This week the Georgia House Natural Resources and Environment committee declined to pass legislation that would notify residents when toxic pollutants are being dumped into nearby rivers, lakes, and landfills.
Concerned property owners have been calling on legislators to protect their properties and their communities from coal ash pollution. Coal ash is the waste left over from burning coal. Residents are concerned that polluted water from coal ash could affect their property values and their families’ health.
“I recently learned that they are going to dewater some coal ash ponds upstream of where my family & I won property on the Flint River,” said Robin Singletary, CoveyRise Plantation in Mitchell County. “We swim here, fish here, make our living here including running a lodge, drinking the water, and irrigating the crops. I think that the government should notify people before they allow this waste to be dumped in rivers and landfills.”
Several high profile events in Georgia have highlighted the pollution issues from the improper disposal of coal ash-filled water. In 2002, a sinkhole opened up beneath Georgia Power’s coal ash pond at Plant Bowen near Cartersville. This spill dumped more than two million gallons of ash-filled water into the Etowah River system. In 2016, the company announced plans to close 29 ash ponds all over the state.
Under our current laws, utilities (in and out of state) can also ship ash to Georgia’s municipal solid waste landfills. These landfills can receive thousands of tons of coal ash every day without notifying the local community and nearby property owners.
Last year, Jesup residents found out that a landfill near their homes and wells leaked toxic metals found in coal ash into the soil and groundwater. The landfill company is proposing to make the landfill bigger and accept even more of the toxic waste.
“It felt like a punch in the gut,” said Peggy Riggins, Jesup resident. “We found out that toxins found in coal ash were underneath the landfill in our county. The government and the landfill knew for years before we were ever told. This is unacceptable. Our communities deserve to know about proposals to bring in toxic coal waste before its too late and has caused a problem.”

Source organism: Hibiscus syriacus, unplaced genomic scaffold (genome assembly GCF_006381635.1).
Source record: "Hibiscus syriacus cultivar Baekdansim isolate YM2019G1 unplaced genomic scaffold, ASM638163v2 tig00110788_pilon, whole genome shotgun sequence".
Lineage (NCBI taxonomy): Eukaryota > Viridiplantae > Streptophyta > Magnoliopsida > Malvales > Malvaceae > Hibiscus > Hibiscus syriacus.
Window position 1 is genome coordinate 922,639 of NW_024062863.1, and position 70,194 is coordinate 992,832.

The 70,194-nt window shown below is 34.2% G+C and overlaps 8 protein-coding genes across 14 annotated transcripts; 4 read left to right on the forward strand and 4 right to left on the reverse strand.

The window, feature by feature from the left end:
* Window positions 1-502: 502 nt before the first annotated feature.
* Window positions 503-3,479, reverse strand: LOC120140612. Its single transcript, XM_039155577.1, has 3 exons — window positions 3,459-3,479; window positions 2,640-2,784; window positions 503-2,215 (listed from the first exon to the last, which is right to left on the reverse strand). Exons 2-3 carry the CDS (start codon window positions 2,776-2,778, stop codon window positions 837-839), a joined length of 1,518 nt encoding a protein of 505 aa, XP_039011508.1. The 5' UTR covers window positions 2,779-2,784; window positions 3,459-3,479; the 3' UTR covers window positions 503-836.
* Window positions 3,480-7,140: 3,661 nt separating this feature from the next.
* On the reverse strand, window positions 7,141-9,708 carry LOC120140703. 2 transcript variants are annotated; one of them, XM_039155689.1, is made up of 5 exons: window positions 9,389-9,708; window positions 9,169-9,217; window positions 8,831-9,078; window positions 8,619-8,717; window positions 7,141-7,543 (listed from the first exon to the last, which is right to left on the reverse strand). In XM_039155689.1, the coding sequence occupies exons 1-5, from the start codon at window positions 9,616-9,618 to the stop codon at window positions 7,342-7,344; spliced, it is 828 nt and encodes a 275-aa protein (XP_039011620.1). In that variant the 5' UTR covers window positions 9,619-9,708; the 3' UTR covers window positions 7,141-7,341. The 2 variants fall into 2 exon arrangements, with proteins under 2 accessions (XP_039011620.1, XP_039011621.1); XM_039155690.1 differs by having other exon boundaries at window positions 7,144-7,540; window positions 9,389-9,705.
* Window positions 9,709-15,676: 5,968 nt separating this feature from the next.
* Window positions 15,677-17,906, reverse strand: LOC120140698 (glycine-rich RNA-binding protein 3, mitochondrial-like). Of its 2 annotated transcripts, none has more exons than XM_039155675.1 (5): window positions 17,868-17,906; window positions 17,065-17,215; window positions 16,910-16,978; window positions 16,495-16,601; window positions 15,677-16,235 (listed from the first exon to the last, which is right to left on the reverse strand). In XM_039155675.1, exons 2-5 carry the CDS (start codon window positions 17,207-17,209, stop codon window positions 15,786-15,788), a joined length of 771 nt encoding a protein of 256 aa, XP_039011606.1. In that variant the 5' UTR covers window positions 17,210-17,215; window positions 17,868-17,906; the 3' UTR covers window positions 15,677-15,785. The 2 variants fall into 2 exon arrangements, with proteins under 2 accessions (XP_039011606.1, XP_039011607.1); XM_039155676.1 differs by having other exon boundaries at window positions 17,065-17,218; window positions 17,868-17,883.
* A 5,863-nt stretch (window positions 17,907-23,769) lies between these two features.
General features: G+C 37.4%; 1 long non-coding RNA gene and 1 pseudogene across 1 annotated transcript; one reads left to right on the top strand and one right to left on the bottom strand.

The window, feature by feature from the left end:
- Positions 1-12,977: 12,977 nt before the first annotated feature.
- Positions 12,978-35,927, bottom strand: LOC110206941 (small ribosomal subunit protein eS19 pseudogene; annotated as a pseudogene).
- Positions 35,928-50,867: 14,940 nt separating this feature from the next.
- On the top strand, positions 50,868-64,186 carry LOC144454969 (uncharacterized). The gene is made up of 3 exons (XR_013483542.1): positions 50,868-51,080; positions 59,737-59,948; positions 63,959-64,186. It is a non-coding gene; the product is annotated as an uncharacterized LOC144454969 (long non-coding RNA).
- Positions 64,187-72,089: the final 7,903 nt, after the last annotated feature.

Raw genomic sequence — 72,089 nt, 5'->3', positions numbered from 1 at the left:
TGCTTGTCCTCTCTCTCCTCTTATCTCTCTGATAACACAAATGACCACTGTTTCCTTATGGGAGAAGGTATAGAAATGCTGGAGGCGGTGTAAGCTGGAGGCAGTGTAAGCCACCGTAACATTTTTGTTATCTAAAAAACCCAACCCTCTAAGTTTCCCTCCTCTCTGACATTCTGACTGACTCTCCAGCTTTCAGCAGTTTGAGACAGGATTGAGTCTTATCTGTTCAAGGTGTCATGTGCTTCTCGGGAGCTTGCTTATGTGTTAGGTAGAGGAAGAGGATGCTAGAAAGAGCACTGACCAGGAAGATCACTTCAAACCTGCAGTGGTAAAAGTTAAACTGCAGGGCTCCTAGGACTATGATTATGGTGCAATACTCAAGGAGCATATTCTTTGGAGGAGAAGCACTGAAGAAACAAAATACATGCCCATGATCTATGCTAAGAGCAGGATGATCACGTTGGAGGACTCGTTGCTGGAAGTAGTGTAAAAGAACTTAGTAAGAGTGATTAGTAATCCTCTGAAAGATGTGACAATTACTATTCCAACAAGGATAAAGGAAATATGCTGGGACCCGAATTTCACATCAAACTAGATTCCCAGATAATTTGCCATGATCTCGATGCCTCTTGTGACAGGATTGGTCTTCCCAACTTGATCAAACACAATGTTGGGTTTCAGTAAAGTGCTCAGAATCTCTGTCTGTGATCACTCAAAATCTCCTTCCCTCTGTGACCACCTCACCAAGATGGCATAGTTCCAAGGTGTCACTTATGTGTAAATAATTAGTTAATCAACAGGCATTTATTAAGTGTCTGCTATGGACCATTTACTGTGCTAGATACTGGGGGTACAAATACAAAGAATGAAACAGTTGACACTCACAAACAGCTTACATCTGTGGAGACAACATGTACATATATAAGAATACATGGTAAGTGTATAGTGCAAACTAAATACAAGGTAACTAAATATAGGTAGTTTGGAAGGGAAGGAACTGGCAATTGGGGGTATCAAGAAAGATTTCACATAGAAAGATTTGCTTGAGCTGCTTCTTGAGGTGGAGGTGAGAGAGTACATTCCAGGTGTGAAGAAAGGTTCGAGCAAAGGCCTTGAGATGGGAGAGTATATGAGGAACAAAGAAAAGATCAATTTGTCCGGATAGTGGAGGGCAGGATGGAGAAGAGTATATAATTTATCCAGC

In January, Chattahoochee Riverkeeper learned from a state agency document review that Georgia Power began dewatering coal ash ponds at Atlanta’s Plant McDonough in December of 2016. There are a total of 11 coal ash ponds in the Chattahoochee River basin. The ponds contain an estimated 872 million gallons of coal ash and wastewater. For reference, the Georgia Aquarium’s tank holds about 10 million gallons of water.
“Georgia Power is set to close 29 coal ash ponds all over the state, so we are only talking about 29, 30-day public notices,” said Jason Ulseth, Chattahoochee Riverkeeper. “At a minimum, the public deserves to know when toxic water will be discharged into the river so they can take appropriate precautions to protect the health of their families, crops, and livestock."
“At its heart, coal ash pollution is damaging to both the physical and economic health of Georgians,” said Jenifer Hilburn, Executive Director and Riverkeeper for the Altamaha Riverkeeper. “Middle Georgia offers a good snapshot of the type of people that are most affected by coal ash. The typical affected resident relies on well water, and due to limited economic means, has been unable to test the quality of their water. The Altamaha Riverkeeper has tested the wells for them, and the results show high levels of toxic elements. According to anecdotal reports, many of the residents are battling cancer, have seen the health of their livestock decline, and a deterioration of soil quality.”
Friday is Crossover Day at the Capitol. Residents and concerned citizens are urging the House of Representatives to pass this legislation before it’s too late.